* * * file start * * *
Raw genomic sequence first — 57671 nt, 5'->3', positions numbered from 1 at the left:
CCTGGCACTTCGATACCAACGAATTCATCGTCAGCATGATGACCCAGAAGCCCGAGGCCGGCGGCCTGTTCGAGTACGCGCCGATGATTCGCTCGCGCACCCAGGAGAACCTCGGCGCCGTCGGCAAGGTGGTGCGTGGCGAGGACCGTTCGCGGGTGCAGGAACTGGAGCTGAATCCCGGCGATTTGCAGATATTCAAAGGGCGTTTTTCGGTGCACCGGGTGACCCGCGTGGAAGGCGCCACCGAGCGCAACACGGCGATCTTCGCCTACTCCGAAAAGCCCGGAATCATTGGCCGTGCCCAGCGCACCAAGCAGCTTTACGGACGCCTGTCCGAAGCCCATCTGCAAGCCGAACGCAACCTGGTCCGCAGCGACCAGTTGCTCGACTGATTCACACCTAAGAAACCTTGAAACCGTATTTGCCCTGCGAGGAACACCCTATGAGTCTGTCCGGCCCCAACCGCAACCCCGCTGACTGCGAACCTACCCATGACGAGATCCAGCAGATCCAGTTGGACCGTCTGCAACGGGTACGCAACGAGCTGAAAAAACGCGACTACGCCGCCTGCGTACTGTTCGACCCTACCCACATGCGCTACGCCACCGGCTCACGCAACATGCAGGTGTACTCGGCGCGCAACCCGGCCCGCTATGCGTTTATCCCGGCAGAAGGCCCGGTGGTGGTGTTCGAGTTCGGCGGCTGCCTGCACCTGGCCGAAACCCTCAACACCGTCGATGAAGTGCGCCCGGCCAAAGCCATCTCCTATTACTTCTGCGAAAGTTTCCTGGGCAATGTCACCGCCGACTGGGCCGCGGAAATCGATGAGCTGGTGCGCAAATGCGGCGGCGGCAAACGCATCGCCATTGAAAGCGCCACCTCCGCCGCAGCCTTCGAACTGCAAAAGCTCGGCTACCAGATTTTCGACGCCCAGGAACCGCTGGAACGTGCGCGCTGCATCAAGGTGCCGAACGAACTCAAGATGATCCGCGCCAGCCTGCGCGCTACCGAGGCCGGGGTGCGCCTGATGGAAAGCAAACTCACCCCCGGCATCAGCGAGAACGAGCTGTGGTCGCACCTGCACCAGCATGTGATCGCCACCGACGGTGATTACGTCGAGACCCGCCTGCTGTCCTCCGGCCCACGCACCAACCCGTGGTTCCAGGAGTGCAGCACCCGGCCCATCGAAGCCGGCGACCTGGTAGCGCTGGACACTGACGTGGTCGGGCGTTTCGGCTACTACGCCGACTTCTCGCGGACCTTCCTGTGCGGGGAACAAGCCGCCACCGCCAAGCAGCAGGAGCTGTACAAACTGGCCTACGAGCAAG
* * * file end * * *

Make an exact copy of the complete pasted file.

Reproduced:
Raw genomic sequence first — 57671 nt, 5'->3', positions numbered from 1 at the left:
CCTGGCACTTCGATACCAACGAATTCATCGTCAGCATGATGACCCAGAAGCCCGAGGCCGGCGGCCTGTTCGAGTACGCGCCGATGATTCGCTCGCGCACCCAGGAGAACCTCGGCGCCGTCGGCAAGGTGGTGCGTGGCGAGGACCGTTCGCGGGTGCAGGAACTGGAGCTGAATCCCGGCGATTTGCAGATATTCAAAGGGCGTTTTTCGGTGCACCGGGTGACCCGCGTGGAAGGCGCCACCGAGCGCAACACGGCGATCTTCGCCTACTCCGAAAAGCCCGGAATCATTGGCCGTGCCCAGCGCACCAAGCAGCTTTACGGACGCCTGTCCGAAGCCCATCTGCAAGCCGAACGCAACCTGGTCCGCAGCGACCAGTTGCTCGACTGATTCACACCTAAGAAACCTTGAAACCGTATTTGCCCTGCGAGGAACACCCTATGAGTCTGTCCGGCCCCAACCGCAACCCCGCTGACTGCGAACCTACCCATGACGAGATCCAGCAGATCCAGTTGGACCGTCTGCAACGGGTACGCAACGAGCTGAAAAAACGCGACTACGCCGCCTGCGTACTGTTCGACCCTACCCACATGCGCTACGCCACCGGCTCACGCAACATGCAGGTGTACTCGGCGCGCAACCCGGCCCGCTATGCGTTTATCCCGGCAGAAGGCCCGGTGGTGGTGTTCGAGTTCGGCGGCTGCCTGCACCTGGCCGAAACCCTCAACACCGTCGATGAAGTGCGCCCGGCCAAAGCCATCTCCTATTACTTCTGCGAAAGTTTCCTGGGCAATGTCACCGCCGACTGGGCCGCGGAAATCGATGAGCTGGTGCGCAAATGCGGCGGCGGCAAACGCATCGCCATTGAAAGCGCCACCTCCGCCGCAGCCTTCGAACTGCAAAAGCTCGGCTACCAGATTTTCGACGCCCAGGAACCGCTGGAACGTGCGCGCTGCATCAAGGTGCCGAACGAACTCAAGATGATCCGCGCCAGCCTGCGCGCTACCGAGGCCGGGGTGCGCCTGATGGAAAGCAAACTCACCCCCGGCATCAGCGAGAACGAGCTGTGGTCGCACCTGCACCAGCATGTGATCGCCACCGACGGTGATTACGTCGAGACCCGCCTGCTGTCCTCCGGCCCACGCACCAACCCGTGGTTCCAGGAGTGCAGCACCCGGCCCATCGAAGCCGGCGACCTGGTAGCGCTGGACACTGACGTGGTCGGGCGTTTCGGCTACTACGCCGACTTCTCGCGGACCTTCCTGTGCGGGGAACAAGCCGCCACCGCCAAGCAGCAGGAGCTGTACAAACTGGCCTACGAGCAAG